KIM3D is a parallel hybrid plasma simulation code that treats ions as kinetic particles and uses the Darwin limit of Maxwell's equations. It is used primarily for modeling the physics of magnetized collisionless shocks and high altitude weapons effects.
The picture to the left shows a collisionless shock disturbing the Earth's ambient magnetic field. Click on the image for a larger view.
Kull is a massively parallel simulation code developed to model high energy density physics applications. Kull can be steered using the Python programming language but its computational kernels are written predominantly in C++.
The picture to the left shows a temperature plot with spots on the hohlraum surface.
Mercury is a 1D, 2D and 3D massively parallel Monte Carlo neutron, gamma and charged particle transport code. It is capable of tracking particles on both user defined meshes as well as user defined geometric shapes, or a combination of the two.
Miranda is a radiation hydrodynamics code designed for large-eddy simulation of multicomponent flows with turbulent mixing. Additional physics packages include magneto-hydrodynamics, self-gravity, and thermonuclear fusion. The hydro package is based on tenth-order compact (Pade) schemes for spatial differencing, combined with fourth-order Runge-Kutta timestepping. Applications to date include interfacial instabilities (RT, RM, and KH), ICF implosions, ablation physics, supernovae, the LIFE chamber, and classical fluids experiments (e.g., drop tanks, shock tubes, etc.).
The image to the left shows a Rayleigh-Taylor instability calculated by Miranda. Click on the image for a larger view.
PMesh is a suite of mesh generation tools developed to set up problems for massively parallel Advanced Simulation and Computing (ASC) simulations. DRACO is an interactive code used for geometry creation, decomposition, mesh generation, and visualization. XENA is a stand-alone, massively parallel mesh generator that uses DRACO geometry as input.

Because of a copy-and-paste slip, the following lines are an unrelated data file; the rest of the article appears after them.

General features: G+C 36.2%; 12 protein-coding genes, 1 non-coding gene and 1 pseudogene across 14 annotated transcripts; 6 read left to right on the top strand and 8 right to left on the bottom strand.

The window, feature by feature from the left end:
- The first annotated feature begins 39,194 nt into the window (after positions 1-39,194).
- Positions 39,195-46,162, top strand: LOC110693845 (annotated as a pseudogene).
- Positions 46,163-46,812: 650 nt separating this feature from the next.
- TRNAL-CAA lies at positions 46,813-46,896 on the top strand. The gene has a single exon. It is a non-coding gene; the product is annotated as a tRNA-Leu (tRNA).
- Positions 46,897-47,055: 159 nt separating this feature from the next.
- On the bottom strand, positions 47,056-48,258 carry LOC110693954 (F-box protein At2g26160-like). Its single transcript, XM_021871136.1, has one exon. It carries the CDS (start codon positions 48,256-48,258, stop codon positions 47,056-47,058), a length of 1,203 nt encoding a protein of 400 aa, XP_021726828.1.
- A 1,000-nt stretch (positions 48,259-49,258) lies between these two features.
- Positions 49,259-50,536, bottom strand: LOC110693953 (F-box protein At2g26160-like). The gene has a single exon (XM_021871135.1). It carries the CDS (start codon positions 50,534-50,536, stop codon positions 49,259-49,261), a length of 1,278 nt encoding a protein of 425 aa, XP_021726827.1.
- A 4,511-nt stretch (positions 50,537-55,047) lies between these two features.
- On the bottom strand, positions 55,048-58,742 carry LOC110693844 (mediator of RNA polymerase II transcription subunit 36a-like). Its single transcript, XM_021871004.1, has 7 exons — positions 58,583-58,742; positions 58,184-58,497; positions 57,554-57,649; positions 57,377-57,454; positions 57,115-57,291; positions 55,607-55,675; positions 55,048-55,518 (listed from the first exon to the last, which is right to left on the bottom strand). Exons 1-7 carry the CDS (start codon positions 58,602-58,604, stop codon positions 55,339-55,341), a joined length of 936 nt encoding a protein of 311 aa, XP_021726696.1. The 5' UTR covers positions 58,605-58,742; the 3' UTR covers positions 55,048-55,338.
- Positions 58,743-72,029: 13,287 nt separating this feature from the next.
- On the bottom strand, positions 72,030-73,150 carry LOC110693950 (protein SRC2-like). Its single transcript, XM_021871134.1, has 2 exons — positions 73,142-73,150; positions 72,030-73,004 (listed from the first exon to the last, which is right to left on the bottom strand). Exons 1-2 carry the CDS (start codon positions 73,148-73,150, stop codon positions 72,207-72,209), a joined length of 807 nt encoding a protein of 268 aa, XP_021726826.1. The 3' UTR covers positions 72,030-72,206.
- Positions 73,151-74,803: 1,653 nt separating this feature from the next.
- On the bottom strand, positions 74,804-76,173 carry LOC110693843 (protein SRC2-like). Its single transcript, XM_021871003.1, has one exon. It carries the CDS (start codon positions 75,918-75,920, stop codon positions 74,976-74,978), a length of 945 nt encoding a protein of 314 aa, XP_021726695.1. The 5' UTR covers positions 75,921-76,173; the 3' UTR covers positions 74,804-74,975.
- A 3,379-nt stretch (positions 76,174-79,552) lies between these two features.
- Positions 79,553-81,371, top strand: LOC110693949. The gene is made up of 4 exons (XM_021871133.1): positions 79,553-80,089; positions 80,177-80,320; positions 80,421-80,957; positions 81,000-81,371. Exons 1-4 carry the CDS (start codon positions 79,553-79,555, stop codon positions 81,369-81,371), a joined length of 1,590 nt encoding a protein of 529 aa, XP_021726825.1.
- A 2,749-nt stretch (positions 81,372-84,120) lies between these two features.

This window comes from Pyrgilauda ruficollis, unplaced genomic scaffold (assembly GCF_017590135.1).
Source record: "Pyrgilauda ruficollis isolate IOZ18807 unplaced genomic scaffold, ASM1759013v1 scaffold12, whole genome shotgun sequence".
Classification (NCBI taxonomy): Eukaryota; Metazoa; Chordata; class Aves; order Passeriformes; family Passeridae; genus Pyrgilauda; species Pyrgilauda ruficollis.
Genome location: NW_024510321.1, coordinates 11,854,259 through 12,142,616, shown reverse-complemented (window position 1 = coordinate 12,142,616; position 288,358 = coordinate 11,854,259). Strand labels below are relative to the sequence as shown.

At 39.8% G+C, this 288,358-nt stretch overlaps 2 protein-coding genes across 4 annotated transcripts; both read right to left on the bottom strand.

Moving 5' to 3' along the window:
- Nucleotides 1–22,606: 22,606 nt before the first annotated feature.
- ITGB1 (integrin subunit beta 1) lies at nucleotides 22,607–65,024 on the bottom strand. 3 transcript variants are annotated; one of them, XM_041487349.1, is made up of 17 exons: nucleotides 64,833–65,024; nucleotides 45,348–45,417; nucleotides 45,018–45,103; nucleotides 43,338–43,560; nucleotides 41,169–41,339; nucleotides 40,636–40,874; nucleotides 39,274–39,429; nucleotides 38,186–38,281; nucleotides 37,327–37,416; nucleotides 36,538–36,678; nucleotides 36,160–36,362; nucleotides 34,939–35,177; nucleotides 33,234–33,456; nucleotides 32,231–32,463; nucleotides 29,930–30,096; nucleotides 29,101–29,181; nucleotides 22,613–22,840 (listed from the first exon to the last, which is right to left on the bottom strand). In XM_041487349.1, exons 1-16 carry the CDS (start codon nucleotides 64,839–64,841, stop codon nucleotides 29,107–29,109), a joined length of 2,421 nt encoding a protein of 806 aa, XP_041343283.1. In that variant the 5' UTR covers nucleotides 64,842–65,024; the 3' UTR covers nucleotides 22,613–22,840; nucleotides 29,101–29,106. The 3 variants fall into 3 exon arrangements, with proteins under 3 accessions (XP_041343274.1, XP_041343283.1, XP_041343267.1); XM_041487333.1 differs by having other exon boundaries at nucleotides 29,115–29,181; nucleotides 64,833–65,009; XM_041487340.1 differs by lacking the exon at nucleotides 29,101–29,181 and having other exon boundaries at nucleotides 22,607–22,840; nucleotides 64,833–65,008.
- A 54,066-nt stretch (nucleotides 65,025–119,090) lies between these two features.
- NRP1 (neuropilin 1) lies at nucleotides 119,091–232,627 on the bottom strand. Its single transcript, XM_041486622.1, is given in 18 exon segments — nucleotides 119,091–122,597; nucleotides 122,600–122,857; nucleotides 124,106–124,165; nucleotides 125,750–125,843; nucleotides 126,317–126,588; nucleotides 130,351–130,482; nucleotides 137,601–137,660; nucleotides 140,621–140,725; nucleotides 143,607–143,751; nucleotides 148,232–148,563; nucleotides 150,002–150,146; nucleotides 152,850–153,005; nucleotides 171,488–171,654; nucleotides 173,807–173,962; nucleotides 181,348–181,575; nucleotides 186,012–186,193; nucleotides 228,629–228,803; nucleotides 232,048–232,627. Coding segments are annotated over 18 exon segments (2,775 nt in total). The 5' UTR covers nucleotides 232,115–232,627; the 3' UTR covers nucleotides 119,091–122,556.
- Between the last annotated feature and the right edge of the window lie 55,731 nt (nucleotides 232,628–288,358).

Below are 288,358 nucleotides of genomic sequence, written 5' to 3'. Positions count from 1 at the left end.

The image to the left shows DRACO example meshes.
Spheral is a modeling tool aimed at the development of novel meshless numerical modeling techniques, particularly focused on hydrodynamics, strength, and damage modeling. Spheral currently incorporates fluid and solid modeling via SPH (Smoothed Particle Hydrodynamics) and ASPH (Adaptive Smoothed Particle Hydrodynamics). [More about Spheral]
The image to the left shows gas-gun-driven expansion and rupture of a steel tube. Click on image for a larger version.
Uncertainty quantification, or "UQ," is the quantitative characterization and reduction of uncertainty in computer applications through running very large suites of calculations to characterize the effects of minor differences in the systems. Sources of uncertainty are rife in the natural sciences and engineering fields. UQ uses statistical methods to determine likely outcomes. Sequoia was the first system to allow for the routine use of two-dimensional UQ studies at high resolution; it will also be capable of entry-level three-dimensional UQ studies. [More about UQ]
The image to the left shows an OSIRIS simulation on Sequoia, which reveals the interaction of a fast-ignition-scale laser with dense deuterium–tritium plasma.
VisIt is an interactive, parallel visualization and graphical analysis tool for viewing scientific data on Unix and PC platforms. VisIt can process data for many of the simulation codes developed by Advanced Simulation and Computing (ASC). For more information, stop by the VisIt Web page.
The image to the left shows a volume plot. VisIT allows the potential to visualize all the data within a three-dimensional volume by mapping scalar values to an opacity and color value.